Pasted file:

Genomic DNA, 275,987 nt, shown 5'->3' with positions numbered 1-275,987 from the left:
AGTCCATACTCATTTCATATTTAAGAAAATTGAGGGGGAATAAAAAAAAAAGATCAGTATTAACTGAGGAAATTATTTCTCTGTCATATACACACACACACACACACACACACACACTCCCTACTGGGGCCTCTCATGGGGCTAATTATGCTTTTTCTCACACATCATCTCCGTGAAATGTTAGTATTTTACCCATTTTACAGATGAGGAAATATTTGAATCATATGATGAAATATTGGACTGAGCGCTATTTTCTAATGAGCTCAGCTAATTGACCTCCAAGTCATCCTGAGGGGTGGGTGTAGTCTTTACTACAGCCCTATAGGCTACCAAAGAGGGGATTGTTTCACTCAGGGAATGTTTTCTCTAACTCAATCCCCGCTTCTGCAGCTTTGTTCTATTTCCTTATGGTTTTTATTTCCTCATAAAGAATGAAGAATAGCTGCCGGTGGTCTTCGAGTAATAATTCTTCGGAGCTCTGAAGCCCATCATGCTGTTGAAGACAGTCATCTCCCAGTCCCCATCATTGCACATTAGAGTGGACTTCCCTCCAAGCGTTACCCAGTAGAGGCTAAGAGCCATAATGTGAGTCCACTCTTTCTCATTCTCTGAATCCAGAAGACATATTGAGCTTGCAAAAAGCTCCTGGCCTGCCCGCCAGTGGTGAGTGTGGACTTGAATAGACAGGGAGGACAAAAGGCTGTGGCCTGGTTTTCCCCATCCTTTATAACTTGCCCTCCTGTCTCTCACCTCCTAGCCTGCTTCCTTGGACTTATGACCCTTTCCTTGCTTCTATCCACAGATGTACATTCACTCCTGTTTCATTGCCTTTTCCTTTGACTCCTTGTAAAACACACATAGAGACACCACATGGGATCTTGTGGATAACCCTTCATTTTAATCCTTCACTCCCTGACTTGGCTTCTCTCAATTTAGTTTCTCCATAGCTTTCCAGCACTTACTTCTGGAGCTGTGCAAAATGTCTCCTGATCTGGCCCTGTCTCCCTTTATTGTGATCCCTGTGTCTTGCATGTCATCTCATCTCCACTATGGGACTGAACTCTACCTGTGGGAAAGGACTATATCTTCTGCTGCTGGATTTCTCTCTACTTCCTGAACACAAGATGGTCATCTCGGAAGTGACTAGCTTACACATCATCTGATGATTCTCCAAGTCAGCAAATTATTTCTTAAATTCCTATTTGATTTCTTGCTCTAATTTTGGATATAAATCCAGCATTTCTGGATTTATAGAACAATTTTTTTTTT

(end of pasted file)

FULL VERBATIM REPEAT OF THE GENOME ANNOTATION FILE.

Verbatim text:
Genomic DNA, 275,987 nt, shown 5'->3' with positions numbered 1-275,987 from the left:
AGTCCATACTCATTTCATATTTAAGAAAATTGAGGGGGAATAAAAAAAAAAGATCAGTATTAACTGAGGAAATTATTTCTCTGTCATATACACACACACACACACACACACACACACTCCCTACTGGGGCCTCTCATGGGGCTAATTATGCTTTTTCTCACACATCATCTCCGTGAAATGTTAGTATTTTACCCATTTTACAGATGAGGAAATATTTGAATCATATGATGAAATATTGGACTGAGCGCTATTTTCTAATGAGCTCAGCTAATTGACCTCCAAGTCATCCTGAGGGGTGGGTGTAGTCTTTACTACAGCCCTATAGGCTACCAAAGAGGGGATTGTTTCACTCAGGGAATGTTTTCTCTAACTCAATCCCCGCTTCTGCAGCTTTGTTCTATTTCCTTATGGTTTTTATTTCCTCATAAAGAATGAAGAATAGCTGCCGGTGGTCTTCGAGTAATAATTCTTCGGAGCTCTGAAGCCCATCATGCTGTTGAAGACAGTCATCTCCCAGTCCCCATCATTGCACATTAGAGTGGACTTCCCTCCAAGCGTTACCCAGTAGAGGCTAAGAGCCATAATGTGAGTCCACTCTTTCTCATTCTCTGAATCCAGAAGACATATTGAGCTTGCAAAAAGCTCCTGGCCTGCCCGCCAGTGGTGAGTGTGGACTTGAATAGACAGGGAGGACAAAAGGCTGTGGCCTGGTTTTCCCCATCCTTTATAACTTGCCCTCCTGTCTCTCACCTCCTAGCCTGCTTCCTTGGACTTATGACCCTTTCCTTGCTTCTATCCACAGATGTACATTCACTCCTGTTTCATTGCCTTTTCCTTTGACTCCTTGTAAAACACACATAGAGACACCACATGGGATCTTGTGGATAACCCTTCATTTTAATCCTTCACTCCCTGACTTGGCTTCTCTCAATTTAGTTTCTCCATAGCTTTCCAGCACTTACTTCTGGAGCTGTGCAAAATGTCTCCTGATCTGGCCCTGTCTCCCTTTATTGTGATCCCTGTGTCTTGCATGTCATCTCATCTCCACTATGGGACTGAACTCTACCTGTGGGAAAGGACTATATCTTCTGCTGCTGGATTTCTCTCTACTTCCTGAACACAAGATGGTCATCTCGGAAGTGACTAGCTTACACATCATCTGATGATTCTCCAAGTCAGCAAATTATTTCTTAAATTCCTATTTGATTTCTTGCTCTAATTTTGGATATAAATCCAGCATTTCTGGATTTATAGAACAATTTTTTTTTT